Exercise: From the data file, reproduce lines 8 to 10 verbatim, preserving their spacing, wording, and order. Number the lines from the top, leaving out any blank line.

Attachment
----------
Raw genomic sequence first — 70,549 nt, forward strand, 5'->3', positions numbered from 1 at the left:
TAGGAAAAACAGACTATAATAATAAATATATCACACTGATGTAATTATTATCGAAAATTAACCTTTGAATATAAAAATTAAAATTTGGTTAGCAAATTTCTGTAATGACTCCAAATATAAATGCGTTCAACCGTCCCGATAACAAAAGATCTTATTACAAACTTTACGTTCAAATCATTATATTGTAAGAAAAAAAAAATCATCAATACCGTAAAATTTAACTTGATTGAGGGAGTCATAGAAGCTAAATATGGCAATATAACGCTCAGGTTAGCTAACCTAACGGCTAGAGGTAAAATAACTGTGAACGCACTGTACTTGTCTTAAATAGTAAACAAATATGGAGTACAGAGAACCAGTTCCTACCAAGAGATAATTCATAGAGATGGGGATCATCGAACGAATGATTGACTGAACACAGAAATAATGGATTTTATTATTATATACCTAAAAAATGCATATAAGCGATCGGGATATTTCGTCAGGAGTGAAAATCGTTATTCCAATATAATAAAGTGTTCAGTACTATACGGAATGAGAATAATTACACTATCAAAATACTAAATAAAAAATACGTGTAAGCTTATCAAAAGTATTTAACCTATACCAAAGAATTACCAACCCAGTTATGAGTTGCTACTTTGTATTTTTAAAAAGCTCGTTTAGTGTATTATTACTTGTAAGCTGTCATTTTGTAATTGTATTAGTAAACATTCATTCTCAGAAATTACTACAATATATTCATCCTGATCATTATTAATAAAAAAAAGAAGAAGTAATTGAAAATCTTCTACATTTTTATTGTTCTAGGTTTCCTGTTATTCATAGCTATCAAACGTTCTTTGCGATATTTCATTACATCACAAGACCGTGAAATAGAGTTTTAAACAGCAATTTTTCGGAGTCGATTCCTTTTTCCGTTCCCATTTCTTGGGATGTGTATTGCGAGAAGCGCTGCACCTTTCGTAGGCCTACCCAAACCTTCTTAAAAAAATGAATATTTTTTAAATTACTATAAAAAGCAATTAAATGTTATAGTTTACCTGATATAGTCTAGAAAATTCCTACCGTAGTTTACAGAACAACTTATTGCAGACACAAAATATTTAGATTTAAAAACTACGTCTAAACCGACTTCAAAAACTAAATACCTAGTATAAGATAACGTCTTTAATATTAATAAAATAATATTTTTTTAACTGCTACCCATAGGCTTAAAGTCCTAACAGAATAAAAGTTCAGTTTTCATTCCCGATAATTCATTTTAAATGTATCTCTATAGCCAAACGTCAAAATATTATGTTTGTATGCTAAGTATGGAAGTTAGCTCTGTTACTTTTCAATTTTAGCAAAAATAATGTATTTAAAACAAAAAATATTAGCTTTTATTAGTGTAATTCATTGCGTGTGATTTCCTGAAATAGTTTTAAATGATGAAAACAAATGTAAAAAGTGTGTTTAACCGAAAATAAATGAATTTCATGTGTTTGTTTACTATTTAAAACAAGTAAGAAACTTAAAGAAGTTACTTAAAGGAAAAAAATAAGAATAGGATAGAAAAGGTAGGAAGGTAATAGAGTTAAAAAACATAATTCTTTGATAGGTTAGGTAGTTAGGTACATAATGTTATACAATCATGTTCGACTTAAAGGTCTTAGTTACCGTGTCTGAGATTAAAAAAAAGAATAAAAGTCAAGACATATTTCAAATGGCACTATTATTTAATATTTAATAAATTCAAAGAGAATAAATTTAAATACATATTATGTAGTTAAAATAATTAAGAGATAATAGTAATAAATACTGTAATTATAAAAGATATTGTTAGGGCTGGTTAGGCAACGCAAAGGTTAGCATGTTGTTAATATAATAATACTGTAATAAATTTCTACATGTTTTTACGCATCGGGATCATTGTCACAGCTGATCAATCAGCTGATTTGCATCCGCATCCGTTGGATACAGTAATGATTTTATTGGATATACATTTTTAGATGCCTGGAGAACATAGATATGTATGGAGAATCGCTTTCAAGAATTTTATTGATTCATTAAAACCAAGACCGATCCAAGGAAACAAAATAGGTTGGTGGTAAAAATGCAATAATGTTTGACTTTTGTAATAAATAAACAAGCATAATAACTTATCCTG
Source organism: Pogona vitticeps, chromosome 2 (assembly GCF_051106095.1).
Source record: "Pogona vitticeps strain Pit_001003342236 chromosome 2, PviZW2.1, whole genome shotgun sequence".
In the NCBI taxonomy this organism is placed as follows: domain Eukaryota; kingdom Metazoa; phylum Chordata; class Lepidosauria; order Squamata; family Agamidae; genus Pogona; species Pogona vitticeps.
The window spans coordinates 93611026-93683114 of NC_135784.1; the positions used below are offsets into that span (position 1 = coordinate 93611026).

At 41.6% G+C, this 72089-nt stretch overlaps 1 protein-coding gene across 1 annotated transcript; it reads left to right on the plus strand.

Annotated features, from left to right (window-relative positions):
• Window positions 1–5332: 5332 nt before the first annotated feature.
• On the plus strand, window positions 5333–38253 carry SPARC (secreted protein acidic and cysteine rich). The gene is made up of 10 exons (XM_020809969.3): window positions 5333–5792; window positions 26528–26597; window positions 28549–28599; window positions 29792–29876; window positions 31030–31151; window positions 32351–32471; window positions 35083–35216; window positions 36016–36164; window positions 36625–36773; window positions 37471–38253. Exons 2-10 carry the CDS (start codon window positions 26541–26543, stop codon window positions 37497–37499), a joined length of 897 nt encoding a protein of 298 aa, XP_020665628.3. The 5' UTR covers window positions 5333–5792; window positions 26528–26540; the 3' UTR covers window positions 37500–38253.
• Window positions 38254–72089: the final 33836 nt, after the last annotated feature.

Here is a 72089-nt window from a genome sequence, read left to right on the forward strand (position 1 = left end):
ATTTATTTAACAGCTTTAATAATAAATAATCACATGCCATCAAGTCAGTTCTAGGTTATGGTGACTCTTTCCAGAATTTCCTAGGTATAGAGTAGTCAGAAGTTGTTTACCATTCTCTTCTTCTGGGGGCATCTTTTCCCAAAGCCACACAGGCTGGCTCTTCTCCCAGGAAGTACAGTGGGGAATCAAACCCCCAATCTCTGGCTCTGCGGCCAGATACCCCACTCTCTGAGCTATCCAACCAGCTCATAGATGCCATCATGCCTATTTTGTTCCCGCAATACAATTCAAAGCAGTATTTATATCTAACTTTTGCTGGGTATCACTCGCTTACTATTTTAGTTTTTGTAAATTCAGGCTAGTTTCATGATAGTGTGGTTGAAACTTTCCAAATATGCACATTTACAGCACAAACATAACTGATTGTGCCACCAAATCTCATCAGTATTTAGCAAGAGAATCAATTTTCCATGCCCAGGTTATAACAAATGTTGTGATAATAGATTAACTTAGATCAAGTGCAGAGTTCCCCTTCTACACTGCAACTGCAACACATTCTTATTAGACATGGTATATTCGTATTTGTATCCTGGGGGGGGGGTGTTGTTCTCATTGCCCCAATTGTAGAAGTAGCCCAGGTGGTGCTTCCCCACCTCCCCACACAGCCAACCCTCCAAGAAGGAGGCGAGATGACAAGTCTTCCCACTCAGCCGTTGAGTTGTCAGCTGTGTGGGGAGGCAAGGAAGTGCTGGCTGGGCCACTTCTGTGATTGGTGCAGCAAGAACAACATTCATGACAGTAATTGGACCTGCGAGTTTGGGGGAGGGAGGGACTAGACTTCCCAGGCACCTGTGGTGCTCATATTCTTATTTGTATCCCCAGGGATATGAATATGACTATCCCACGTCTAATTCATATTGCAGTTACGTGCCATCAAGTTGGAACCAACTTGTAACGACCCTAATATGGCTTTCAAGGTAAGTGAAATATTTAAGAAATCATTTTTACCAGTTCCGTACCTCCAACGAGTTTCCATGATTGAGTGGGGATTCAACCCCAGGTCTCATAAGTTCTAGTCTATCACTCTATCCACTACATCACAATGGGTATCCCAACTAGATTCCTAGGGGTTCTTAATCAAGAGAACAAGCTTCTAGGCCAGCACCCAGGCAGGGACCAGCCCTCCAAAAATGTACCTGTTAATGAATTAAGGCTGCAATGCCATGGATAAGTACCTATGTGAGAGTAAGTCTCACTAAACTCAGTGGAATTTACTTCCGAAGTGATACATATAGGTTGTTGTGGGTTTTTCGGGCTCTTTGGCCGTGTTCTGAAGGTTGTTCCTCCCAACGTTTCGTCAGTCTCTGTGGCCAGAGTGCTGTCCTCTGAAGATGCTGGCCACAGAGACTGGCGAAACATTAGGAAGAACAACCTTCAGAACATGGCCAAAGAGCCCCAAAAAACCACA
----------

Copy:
Annotated features, from left to right (window-relative positions):
• Window positions 1–5332: 5332 nt before the first annotated feature.
• On the plus strand, window positions 5333–38253 carry SPARC (secreted protein acidic and cysteine rich). The gene is made up of 10 exons (XM_020809969.3): window positions 5333–5792; window positions 26528–26597; window positions 28549–28599; window positions 29792–29876; window positions 31030–31151; window positions 32351–32471; window positions 35083–35216; window positions 36016–36164; window positions 36625–36773; window positions 37471–38253. Exons 2-10 carry the CDS (start codon window positions 26541–26543, stop codon window positions 37497–37499), a joined length of 897 nt encoding a protein of 298 aa, XP_020665628.3. The 5' UTR covers window positions 5333–5792; window positions 26528–26540; the 3' UTR covers window positions 37500–38253.